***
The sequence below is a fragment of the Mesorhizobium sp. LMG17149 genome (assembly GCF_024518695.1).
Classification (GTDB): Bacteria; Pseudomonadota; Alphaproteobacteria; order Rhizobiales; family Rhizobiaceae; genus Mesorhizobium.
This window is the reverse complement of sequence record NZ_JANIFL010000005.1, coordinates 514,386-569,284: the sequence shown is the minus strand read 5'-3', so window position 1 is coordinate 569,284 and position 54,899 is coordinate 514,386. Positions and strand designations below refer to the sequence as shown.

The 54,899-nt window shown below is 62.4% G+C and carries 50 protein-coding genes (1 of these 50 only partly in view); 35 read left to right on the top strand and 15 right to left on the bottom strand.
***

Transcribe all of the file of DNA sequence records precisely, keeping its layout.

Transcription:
The sequence below is a fragment of the Mesorhizobium sp. LMG17149 genome (assembly GCF_024518695.1).
Classification (GTDB): Bacteria; Pseudomonadota; Alphaproteobacteria; order Rhizobiales; family Rhizobiaceae; genus Mesorhizobium.
This window is the reverse complement of sequence record NZ_JANIFL010000005.1, coordinates 514,386-569,284: the sequence shown is the minus strand read 5'-3', so window position 1 is coordinate 569,284 and position 54,899 is coordinate 514,386. Positions and strand designations below refer to the sequence as shown.

The 54,899-nt window shown below is 62.4% G+C and carries 50 protein-coding genes (1 of these 50 only partly in view); 35 read left to right on the top strand and 15 right to left on the bottom strand.